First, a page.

Mc Nichols Arena
In their first season in the Rocky Mountains, the Colorado Avalanche managed to deliver a great present to their new fans, the first Stanley Cup in team history. The former Quebec Nordiques needed only one season to achieve what had not been possible during decades in Quebec City when the Avalanche cruised by the Florida Panthers in the cup-finals in 4 games (even though most hockey-fans will probably remember game 4 of the series when Patrick Roy and John Vanbiesbrouck, the two netminders of the teams, had a great duel for almost 6 full periods of hockey before the german Uwe Krupp scored the cup-winner for the Colorado Avalanche). The Avs also became the first professional sport-team from Colorado to win a national championships, later the Denver Broncos followed with Super Bowls in 1998 and 1999 before the Colorado Avalanche recaptured the Stanley Cup in 2001 after loosing to the Dallas Stars in the conference-finals the previous two seasons. More than 600.000 fans celebrated the teamīs first cup at the victory parade in downtown Denver, in 2001 about 250.000 bothered to show up for the victory-parade through downtown Denver. Ever since the team started to play in Denver they sold out each and every one of their home-games, wether they were at McNichols Arena or the new Pepsi Center (a streak of 250+ games, best in the NHL).
The McNichols Arena was also home of the Denver Nuggets, Denverīs at times embarassing NBA-franchise which had crowds of only a couple thousands on a regular basis at the old arena.
The arena itself was everything else than a piece of beauty. A small, narrow and dark concourse and no video-screen above the ice (but bad screens at each end of the ice) were just two hardly acceptable givens at the arena. And due to the fact that the arena didnīt have any long history attached to it there was also no historical feeling in place, something that made visits at other old arenas an experience. McNichols Arena was just plain simply a bad arena, nothing else.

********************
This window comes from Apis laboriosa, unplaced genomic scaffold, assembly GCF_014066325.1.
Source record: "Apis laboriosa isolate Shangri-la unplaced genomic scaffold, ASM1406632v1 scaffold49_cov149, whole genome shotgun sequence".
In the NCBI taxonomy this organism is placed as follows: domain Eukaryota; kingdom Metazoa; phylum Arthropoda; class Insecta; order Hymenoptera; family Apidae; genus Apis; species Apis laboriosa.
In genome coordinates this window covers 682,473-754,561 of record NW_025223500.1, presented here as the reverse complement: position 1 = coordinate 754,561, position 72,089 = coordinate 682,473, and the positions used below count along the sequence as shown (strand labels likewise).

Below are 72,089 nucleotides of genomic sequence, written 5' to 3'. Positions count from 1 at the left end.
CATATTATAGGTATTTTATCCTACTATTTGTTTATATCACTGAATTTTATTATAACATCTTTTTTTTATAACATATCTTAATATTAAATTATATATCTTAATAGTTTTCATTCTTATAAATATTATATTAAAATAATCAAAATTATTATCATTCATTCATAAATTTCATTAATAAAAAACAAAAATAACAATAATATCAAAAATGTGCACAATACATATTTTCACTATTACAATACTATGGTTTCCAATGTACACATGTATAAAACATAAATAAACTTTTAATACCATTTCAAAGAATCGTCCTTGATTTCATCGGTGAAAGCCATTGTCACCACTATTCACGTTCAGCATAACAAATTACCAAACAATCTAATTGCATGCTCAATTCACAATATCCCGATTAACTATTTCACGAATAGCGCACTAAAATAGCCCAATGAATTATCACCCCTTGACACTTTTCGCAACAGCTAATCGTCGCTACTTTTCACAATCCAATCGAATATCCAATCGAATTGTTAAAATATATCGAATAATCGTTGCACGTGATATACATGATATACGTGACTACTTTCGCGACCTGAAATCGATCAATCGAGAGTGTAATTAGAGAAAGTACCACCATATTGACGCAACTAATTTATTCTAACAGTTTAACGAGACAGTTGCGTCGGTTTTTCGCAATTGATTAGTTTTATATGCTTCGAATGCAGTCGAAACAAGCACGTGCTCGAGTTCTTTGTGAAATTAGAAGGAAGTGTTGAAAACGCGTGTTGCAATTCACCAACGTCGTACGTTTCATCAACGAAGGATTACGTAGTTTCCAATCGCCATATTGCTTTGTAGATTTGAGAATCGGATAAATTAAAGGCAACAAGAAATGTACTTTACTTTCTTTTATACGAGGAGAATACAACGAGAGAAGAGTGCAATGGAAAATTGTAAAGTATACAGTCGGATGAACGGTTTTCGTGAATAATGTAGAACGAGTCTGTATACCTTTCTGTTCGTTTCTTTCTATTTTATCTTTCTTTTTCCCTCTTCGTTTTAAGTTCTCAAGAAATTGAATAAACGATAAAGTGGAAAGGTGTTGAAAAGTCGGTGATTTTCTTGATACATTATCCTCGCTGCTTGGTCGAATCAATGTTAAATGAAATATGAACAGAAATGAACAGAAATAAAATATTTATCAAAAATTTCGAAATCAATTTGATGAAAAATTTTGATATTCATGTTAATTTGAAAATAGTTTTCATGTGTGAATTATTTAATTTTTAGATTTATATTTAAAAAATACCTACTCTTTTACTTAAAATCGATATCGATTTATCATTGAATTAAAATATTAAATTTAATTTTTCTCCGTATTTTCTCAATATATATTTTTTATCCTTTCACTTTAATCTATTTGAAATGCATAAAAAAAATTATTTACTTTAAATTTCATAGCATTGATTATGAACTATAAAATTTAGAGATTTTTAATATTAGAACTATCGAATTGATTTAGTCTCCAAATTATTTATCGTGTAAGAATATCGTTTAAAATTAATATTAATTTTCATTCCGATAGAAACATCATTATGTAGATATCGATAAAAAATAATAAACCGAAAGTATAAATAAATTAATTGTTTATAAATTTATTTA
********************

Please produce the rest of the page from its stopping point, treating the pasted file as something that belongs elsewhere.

Anyways, two years ago construction works on the Pepsi Center started, and with the new arena with new revenue sources the team should be able to afford itīs extremly expensive and succesful roster with stars such as Patrick Roy, Peter Forsberg or Joe Sakic, three players, who cost about as much as Nashville spends for itīs whole team.
Even though the team had a sellout streak going on forever there were
often many empty seats in the lower level due to the fact that the local corporations were
obviously hot on tickets but short on users for those tickets. The upper level, home of
the normal fans, never had an empty seat though.
Tips for visitors:
Colorado is a great state to visit, no matter wether itīs a summer or a winter vacation. Denver is also a nice city, so nothing should hold you back when youīre around. Interestingly Denver is one of the view cities in the US which have a pedestrian zone downtown (16th street maal), a rather european feature (there is also a small pedestrian shopping zone in lower Manhatten).
Anyways, directions to McNichols Arena should be of no use anymore and I donīt know where the Pepsi Center is located.
Even though the new Pepsi Center has about 1.500 seats more than
McNichols Arena I would still assume that the ticket-situation is very tense in Denver. I
would definetly try to order tickets as long as possible in advance, since I donīt have
any personal experience I canīt tell you how much the typical scalper is charging.
Especially games against good eastern conference clubs, the Detroit Red Wings or Dallas
Stars should be sold out weeks or even months in advance, if thatīs also the case for the
rest of the games I canīt tell, I only know that theyīre all sold out in the end.
Links to the team:
The team: www.coloradoavalanche.com